I have held many different types of jobs outside of music — as a veterinary technician, union manager, English teacher abroad, and coordinator of volunteer recruitment for a crisis hotline. All of these experiences fed the person I am today, without which I would not have gained the skills needed to problem solve, coordinate large groups of people, multi-task, listen, think outside the box, and have faith in myself. I have a personal motto: JUMP FIRST. SWIM LATER. I only gain the courage to accomplish my dreams by pushing myself into the deep end before I am ready. In addition to always seeking that “what’s next,” the last two years have been the most challenging years of my life. My mother and my stepfather passed away unexpectedly and my profound sense of loss was coupled with a feeling of being completely untethered. This floating feeling hurt, but it was also freeing. I felt a new sense of empowerment, that most of what I thought mattered did not, and that I owed it to myself, and those who made me who I am, to know and speak my truth.

Cellist Amanda Gookin performing composer Morgan Krauss’ memories lie dormant at Mt. Tremper Arts

Where does your work with PUBLIQuartet fit in the picture?

PUBLIQuartet is one of my greatest accomplishments. The four of us have been together for seven years now and we continue to grow, inspire and learn from each other every day. Each of us brings a unique voice to our ensemble which helped build our collective voice that thrives on improvisation, group composition, and new music performance. In 2011 we developed our program, MIND|THE|GAP, which takes music of disparate genres and smashes them together through group composition and improvisation such as, Thelonious Monk with Stravinsky and Charlie Parker with Debussy. This year, we created a raucous rendition of Dvorak’s “American” Quartet, feeding off of the American influences of jazz, African American spirituals, and rock-and-roll. In 2014, we launched PUBLIQ Access, a program very close to my heart, which highlights the work of emerging composers living within the U.S., regardless of genre and style. Since the program’s inception, PQA has received over 300 submissions and gained 12 new compositions. We perform at least one PQA composition on every concert, from a low-key house concert to Carnegie Hall, in an effort to spread their voices throughout the world. This year, PQA commissioned three composers who are on the forefront of creating new sounds for string quartet: Jessica Meyer, Steven Snowden, and Xian Wang. This summer PQ and the composers will go on a retreat together to collaborate on the writing process, and the three World Premiere performances will occur in the 2017/18 season.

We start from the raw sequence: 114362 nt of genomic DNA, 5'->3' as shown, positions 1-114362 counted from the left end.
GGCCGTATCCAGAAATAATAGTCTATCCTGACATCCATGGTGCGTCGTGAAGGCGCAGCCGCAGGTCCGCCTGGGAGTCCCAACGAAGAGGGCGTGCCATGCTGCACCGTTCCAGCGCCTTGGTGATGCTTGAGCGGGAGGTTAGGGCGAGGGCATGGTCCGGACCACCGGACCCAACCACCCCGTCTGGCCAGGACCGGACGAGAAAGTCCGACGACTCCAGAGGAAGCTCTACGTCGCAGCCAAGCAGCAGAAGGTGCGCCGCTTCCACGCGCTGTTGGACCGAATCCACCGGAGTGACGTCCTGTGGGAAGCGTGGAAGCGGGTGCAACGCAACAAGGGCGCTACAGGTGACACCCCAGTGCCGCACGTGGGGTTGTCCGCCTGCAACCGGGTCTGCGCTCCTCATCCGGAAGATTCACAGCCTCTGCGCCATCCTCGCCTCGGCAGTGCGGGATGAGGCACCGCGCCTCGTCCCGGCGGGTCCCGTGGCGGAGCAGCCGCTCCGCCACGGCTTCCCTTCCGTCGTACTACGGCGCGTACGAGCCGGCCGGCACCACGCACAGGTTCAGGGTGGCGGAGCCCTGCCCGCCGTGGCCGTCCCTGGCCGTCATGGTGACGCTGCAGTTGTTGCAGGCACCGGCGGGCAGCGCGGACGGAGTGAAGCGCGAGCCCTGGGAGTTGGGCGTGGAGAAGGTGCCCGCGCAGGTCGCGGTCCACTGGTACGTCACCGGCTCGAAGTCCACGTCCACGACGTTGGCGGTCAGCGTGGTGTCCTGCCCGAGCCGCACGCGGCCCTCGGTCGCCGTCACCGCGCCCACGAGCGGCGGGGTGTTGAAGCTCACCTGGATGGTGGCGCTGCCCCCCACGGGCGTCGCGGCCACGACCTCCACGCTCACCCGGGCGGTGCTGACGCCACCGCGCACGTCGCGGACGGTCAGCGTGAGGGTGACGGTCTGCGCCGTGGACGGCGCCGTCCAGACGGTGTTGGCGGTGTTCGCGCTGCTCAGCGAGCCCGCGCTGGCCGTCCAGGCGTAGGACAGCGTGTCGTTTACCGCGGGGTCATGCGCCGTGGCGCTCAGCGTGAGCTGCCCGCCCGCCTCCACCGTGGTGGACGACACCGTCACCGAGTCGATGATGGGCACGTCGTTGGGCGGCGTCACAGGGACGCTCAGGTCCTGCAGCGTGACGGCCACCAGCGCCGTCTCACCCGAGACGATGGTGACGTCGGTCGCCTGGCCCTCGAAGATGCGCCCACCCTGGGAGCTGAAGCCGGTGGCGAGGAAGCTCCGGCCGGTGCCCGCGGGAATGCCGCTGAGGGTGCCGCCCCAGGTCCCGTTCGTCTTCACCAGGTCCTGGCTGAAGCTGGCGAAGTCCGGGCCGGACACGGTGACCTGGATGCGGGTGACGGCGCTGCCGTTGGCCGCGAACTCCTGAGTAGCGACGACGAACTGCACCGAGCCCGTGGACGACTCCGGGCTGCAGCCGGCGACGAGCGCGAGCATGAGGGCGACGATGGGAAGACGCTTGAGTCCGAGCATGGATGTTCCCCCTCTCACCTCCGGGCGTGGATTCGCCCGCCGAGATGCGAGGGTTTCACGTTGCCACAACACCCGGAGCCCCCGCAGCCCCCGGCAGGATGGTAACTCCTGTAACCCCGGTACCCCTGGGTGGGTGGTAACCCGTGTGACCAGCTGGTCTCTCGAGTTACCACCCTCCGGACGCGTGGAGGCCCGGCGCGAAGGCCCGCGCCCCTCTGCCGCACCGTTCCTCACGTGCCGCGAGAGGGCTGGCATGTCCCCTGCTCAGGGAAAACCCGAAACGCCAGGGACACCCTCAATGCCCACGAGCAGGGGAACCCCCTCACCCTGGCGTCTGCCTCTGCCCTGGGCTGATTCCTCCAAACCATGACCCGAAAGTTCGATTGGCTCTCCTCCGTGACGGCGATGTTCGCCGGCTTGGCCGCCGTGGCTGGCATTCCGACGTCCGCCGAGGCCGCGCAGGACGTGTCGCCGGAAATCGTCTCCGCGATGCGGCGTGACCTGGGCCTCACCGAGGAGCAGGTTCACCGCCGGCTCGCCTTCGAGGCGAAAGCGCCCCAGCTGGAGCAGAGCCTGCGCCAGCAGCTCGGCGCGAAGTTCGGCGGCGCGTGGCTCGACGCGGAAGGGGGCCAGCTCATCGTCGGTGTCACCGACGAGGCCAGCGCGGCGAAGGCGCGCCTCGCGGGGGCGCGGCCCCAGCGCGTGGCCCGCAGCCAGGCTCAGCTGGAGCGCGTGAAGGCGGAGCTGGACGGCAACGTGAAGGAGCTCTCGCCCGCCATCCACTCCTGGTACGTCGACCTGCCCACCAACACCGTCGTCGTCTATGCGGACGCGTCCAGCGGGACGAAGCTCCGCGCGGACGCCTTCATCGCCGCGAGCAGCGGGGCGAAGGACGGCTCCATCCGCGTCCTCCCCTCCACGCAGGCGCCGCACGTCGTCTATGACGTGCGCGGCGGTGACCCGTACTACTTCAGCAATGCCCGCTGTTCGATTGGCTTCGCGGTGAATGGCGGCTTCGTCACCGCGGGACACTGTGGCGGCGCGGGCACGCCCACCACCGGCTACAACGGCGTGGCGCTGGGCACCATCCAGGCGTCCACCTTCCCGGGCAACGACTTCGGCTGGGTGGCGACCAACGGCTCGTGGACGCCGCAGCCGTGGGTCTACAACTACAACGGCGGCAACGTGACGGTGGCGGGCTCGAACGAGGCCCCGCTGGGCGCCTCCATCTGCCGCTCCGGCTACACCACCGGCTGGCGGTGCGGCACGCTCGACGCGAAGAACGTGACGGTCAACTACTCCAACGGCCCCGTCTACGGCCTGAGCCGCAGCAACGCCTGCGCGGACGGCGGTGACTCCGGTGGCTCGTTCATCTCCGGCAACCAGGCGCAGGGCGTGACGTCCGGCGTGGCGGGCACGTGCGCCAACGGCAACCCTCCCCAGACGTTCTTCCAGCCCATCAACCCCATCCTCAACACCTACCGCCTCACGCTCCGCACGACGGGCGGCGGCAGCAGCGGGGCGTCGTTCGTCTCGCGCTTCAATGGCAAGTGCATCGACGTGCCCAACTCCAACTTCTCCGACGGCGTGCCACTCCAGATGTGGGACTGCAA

You recently asked: “Why can’t classical musicians be outwardly political, too?” What’s your take?

I have become increasingly frustrated at this feeling that classical musicians should not push identity politics, that you never know who you may offend. It is a hard balance to maintain — respecting the entire community that supports your concerts while unabashedly sharing your truth. Today’s political climate is nothing new. I am horrified, but I am not surprised. To me, a reaction of surprise comes out of privilege, and these post-election days are bringing America’s demons front and center where they can no longer be ignored. There is no denying that I am a privileged citizen. It is my hope that being an ally, actively listening, speaking out for the marginalized in our country, and sharing my truth will challenge and encourage others, classical musicians included, to get charged up to do the same.  


Wednesday, March 1, 2017: Amanda Gookin’s Forward Music Project opens the Spring Revolution Festival at National Sawdust in Brooklyn, New York.

Friday, March 3: PUBLIQuartet — Modern Voices Then and Now, at the Metropolitan Museum of Art in New York City.